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Naga Panchami

Often the best way to handle an enemy is by befriending him or her. This wisdom runs deeper than it appears for how else would you explain the worship of snakes in Indian mythology. The eerie hiss has been turned into the reverential word with the celebration of Naga Panchami. While this custom was perhaps restricted to the Naga cult or the snake cult, today it is celebrated all over India. Occurring in July-August, naga panchami is celebrated with great gusto in parts of Bihar and Uttar Pradesh.

On this day, people fast and in the evening worship an image of the cobra. Sometimes images are made of clay and at other times, painted on the walls and floors. Often people also visit the temple of Siva who wears the snake as an ornament. Milk is offered to the snakes and it is believed that this worship will keep them immune from the danger of snake bites which are such a common feature in the open rural fields.

On the full moon day in this month known as Sravana, the people living on sea coasts often celebrate a festival called nareili purnima. It is actually a gesture appeasing the sea... and as one can see this is a continuation of the trend that begun with Naga panchami of befriending the enemy. On the full moon night when the tide is high people offer coconuts to the sea. Some sociologists feel the coconut is symbolic of a human head. The message going out to the waters is that here we have offered you coconuts. Think of them as people and do not swallow any humans for the rest of the year. The tradition is so string and the message so intense that those who originally lived near the sea still celebrate the festival, even if they do not now live near the sea. They offer worship to any water body in keeping with the philosophy that all waters meet in the ocean.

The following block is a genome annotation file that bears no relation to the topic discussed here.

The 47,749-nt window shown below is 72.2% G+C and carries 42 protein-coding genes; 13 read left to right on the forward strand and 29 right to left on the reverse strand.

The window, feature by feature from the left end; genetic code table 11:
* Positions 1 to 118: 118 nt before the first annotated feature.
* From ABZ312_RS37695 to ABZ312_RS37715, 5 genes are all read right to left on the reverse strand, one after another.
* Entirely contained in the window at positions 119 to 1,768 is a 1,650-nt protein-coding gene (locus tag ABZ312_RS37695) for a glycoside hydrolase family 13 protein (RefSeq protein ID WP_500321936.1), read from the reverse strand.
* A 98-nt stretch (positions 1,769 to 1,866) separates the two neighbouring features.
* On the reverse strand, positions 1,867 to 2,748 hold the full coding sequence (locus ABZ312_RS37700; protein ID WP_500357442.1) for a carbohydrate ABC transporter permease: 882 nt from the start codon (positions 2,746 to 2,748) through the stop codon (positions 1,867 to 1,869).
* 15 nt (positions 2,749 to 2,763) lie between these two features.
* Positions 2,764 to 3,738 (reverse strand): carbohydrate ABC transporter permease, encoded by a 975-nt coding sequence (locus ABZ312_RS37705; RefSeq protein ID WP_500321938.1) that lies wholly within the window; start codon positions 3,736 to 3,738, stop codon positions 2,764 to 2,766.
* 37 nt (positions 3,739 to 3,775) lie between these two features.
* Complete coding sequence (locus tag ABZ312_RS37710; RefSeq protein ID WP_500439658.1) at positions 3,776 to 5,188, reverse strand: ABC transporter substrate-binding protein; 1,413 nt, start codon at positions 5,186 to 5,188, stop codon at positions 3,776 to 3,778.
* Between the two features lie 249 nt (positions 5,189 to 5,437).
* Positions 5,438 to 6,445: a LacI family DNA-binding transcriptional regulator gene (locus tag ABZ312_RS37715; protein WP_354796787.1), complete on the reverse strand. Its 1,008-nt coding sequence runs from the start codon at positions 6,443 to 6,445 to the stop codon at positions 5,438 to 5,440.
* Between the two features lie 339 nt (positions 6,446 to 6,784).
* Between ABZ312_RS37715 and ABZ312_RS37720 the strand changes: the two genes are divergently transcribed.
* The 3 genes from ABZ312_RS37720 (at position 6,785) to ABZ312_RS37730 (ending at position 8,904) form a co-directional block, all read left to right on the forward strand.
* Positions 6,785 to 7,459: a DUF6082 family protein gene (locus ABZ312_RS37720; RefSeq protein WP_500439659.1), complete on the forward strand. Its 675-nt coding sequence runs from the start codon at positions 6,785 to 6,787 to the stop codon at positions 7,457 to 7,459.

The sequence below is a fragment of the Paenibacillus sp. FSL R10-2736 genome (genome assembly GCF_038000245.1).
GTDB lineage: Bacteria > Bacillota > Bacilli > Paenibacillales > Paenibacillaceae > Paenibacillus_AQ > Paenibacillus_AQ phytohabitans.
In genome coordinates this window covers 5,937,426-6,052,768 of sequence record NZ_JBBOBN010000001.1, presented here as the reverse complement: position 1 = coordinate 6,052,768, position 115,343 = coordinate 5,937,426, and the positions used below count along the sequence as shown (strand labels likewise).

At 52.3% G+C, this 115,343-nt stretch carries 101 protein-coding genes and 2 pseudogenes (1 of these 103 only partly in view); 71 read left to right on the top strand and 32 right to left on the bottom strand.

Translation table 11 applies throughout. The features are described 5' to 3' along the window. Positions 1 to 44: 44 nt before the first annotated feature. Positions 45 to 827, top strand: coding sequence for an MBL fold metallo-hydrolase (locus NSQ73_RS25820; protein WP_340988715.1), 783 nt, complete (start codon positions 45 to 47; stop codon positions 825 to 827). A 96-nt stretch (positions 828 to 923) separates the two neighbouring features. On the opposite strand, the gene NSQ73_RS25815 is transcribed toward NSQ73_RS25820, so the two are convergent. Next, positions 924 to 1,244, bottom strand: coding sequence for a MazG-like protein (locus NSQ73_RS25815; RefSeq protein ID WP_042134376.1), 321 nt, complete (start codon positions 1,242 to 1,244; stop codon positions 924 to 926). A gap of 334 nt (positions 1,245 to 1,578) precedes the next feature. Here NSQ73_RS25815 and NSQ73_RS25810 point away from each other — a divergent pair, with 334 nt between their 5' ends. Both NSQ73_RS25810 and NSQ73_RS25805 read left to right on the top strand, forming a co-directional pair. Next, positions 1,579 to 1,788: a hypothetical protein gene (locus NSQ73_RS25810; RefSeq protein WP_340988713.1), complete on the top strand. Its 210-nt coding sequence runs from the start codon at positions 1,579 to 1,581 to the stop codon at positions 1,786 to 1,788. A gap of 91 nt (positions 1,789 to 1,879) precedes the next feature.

How men would love to talk of the following festival also as in keeping with the above trend! This is a festival in praise of feminine power. It is believed that in this month Goddess Sakti Devi came to earth and blessed the people. All over south India temples dedicated to the powerful feminine deity celebrate great festivals lasting for many a days. Adi-puram as the festival is called is a big draw in villages and people feel that this marks the beginning of a good period of festivities and agrarian activity.